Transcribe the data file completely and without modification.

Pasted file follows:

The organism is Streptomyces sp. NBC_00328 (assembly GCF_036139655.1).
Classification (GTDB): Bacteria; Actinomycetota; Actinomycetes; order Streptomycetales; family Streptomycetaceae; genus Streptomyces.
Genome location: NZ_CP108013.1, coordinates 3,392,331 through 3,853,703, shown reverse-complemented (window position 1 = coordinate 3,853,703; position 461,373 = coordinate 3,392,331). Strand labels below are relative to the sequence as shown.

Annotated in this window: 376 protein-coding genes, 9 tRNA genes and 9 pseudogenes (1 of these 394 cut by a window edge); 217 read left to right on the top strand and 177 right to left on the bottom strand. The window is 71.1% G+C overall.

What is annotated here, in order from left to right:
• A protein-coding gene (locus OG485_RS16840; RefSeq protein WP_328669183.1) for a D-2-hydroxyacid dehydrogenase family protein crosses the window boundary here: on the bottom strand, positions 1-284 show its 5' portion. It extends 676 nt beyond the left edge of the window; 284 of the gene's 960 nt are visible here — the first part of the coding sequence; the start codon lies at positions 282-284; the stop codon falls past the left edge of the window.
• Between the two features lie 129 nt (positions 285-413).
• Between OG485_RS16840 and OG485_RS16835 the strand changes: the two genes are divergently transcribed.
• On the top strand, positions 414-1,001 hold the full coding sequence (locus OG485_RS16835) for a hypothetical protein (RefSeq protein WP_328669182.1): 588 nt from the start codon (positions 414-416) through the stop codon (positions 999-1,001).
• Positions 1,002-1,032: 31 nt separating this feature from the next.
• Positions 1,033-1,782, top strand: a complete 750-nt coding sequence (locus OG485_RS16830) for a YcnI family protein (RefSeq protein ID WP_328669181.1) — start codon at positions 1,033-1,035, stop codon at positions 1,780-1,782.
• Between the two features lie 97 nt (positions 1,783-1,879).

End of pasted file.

The organism is Streptomyces sp. NBC_00328 (assembly GCF_036139655.1).
Classification (GTDB): Bacteria; Actinomycetota; Actinomycetes; order Streptomycetales; family Streptomycetaceae; genus Streptomyces.
Genome location: NZ_CP108013.1, coordinates 3,392,331 through 3,853,703, shown reverse-complemented (window position 1 = coordinate 3,853,703; position 461,373 = coordinate 3,392,331). Strand labels below are relative to the sequence as shown.

Annotated in this window: 376 protein-coding genes, 9 tRNA genes and 9 pseudogenes (1 of these 394 cut by a window edge); 217 read left to right on the top strand and 177 right to left on the bottom strand. The window is 71.1% G+C overall.

What is annotated here, in order from left to right:
• A protein-coding gene (locus OG485_RS16840; RefSeq protein WP_328669183.1) for a D-2-hydroxyacid dehydrogenase family protein crosses the window boundary here: on the bottom strand, positions 1-284 show its 5' portion. It extends 676 nt beyond the left edge of the window; 284 of the gene's 960 nt are visible here — the first part of the coding sequence; the start codon lies at positions 282-284; the stop codon falls past the left edge of the window.
• Between the two features lie 129 nt (positions 285-413).
• Between OG485_RS16840 and OG485_RS16835 the strand changes: the two genes are divergently transcribed.
• On the top strand, positions 414-1,001 hold the full coding sequence (locus OG485_RS16835) for a hypothetical protein (RefSeq protein WP_328669182.1): 588 nt from the start codon (positions 414-416) through the stop codon (positions 999-1,001).
• Positions 1,002-1,032: 31 nt separating this feature from the next.
• Positions 1,033-1,782, top strand: a complete 750-nt coding sequence (locus OG485_RS16830) for a YcnI family protein (RefSeq protein ID WP_328669181.1) — start codon at positions 1,033-1,035, stop codon at positions 1,780-1,782.
• Between the two features lie 97 nt (positions 1,783-1,879).